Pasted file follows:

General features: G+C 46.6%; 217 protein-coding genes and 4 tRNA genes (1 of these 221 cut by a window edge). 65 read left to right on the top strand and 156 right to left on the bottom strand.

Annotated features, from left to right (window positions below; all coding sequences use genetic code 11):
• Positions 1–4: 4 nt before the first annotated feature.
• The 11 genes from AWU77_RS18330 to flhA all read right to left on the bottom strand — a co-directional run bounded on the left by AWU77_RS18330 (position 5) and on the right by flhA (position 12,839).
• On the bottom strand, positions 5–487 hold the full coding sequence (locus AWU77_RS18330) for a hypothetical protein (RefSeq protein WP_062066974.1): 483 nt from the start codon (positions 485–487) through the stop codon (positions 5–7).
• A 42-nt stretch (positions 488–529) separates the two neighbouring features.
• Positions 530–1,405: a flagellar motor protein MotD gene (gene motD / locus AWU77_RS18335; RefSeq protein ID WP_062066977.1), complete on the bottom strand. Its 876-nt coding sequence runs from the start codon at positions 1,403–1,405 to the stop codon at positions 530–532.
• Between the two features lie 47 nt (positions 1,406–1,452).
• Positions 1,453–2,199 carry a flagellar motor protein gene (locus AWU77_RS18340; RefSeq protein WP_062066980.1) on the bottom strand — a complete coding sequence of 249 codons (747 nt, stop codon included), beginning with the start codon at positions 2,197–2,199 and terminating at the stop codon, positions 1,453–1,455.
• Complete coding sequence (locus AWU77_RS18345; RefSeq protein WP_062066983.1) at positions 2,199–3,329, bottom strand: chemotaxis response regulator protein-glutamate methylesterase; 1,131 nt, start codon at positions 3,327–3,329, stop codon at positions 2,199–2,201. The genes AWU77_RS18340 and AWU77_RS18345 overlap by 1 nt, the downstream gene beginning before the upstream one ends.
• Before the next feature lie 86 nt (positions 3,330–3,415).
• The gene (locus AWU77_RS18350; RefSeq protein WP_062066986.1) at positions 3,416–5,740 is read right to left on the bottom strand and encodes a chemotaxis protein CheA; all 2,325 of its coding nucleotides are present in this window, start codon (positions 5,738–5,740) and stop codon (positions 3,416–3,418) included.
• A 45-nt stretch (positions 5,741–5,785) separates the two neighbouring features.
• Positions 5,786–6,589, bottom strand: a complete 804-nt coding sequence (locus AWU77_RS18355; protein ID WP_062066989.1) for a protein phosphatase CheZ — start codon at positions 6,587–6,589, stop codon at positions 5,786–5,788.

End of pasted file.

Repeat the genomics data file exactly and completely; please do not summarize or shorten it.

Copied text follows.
General features: G+C 46.6%; 217 protein-coding genes and 4 tRNA genes (1 of these 221 cut by a window edge). 65 read left to right on the top strand and 156 right to left on the bottom strand.

Annotated features, from left to right (window positions below; all coding sequences use genetic code 11):
• Positions 1–4: 4 nt before the first annotated feature.
• The 11 genes from AWU77_RS18330 to flhA all read right to left on the bottom strand — a co-directional run bounded on the left by AWU77_RS18330 (position 5) and on the right by flhA (position 12,839).
• On the bottom strand, positions 5–487 hold the full coding sequence (locus AWU77_RS18330) for a hypothetical protein (RefSeq protein WP_062066974.1): 483 nt from the start codon (positions 485–487) through the stop codon (positions 5–7).
• A 42-nt stretch (positions 488–529) separates the two neighbouring features.
• Positions 530–1,405: a flagellar motor protein MotD gene (gene motD / locus AWU77_RS18335; RefSeq protein ID WP_062066977.1), complete on the bottom strand. Its 876-nt coding sequence runs from the start codon at positions 1,403–1,405 to the stop codon at positions 530–532.
• Between the two features lie 47 nt (positions 1,406–1,452).
• Positions 1,453–2,199 carry a flagellar motor protein gene (locus AWU77_RS18340; RefSeq protein WP_062066980.1) on the bottom strand — a complete coding sequence of 249 codons (747 nt, stop codon included), beginning with the start codon at positions 2,197–2,199 and terminating at the stop codon, positions 1,453–1,455.
• Complete coding sequence (locus AWU77_RS18345; RefSeq protein WP_062066983.1) at positions 2,199–3,329, bottom strand: chemotaxis response regulator protein-glutamate methylesterase; 1,131 nt, start codon at positions 3,327–3,329, stop codon at positions 2,199–2,201. The genes AWU77_RS18340 and AWU77_RS18345 overlap by 1 nt, the downstream gene beginning before the upstream one ends.
• Before the next feature lie 86 nt (positions 3,330–3,415).
• The gene (locus AWU77_RS18350; RefSeq protein WP_062066986.1) at positions 3,416–5,740 is read right to left on the bottom strand and encodes a chemotaxis protein CheA; all 2,325 of its coding nucleotides are present in this window, start codon (positions 5,738–5,740) and stop codon (positions 3,416–3,418) included.
• A 45-nt stretch (positions 5,741–5,785) separates the two neighbouring features.
• Positions 5,786–6,589, bottom strand: a complete 804-nt coding sequence (locus AWU77_RS18355; protein ID WP_062066989.1) for a protein phosphatase CheZ — start codon at positions 6,587–6,589, stop codon at positions 5,786–5,788.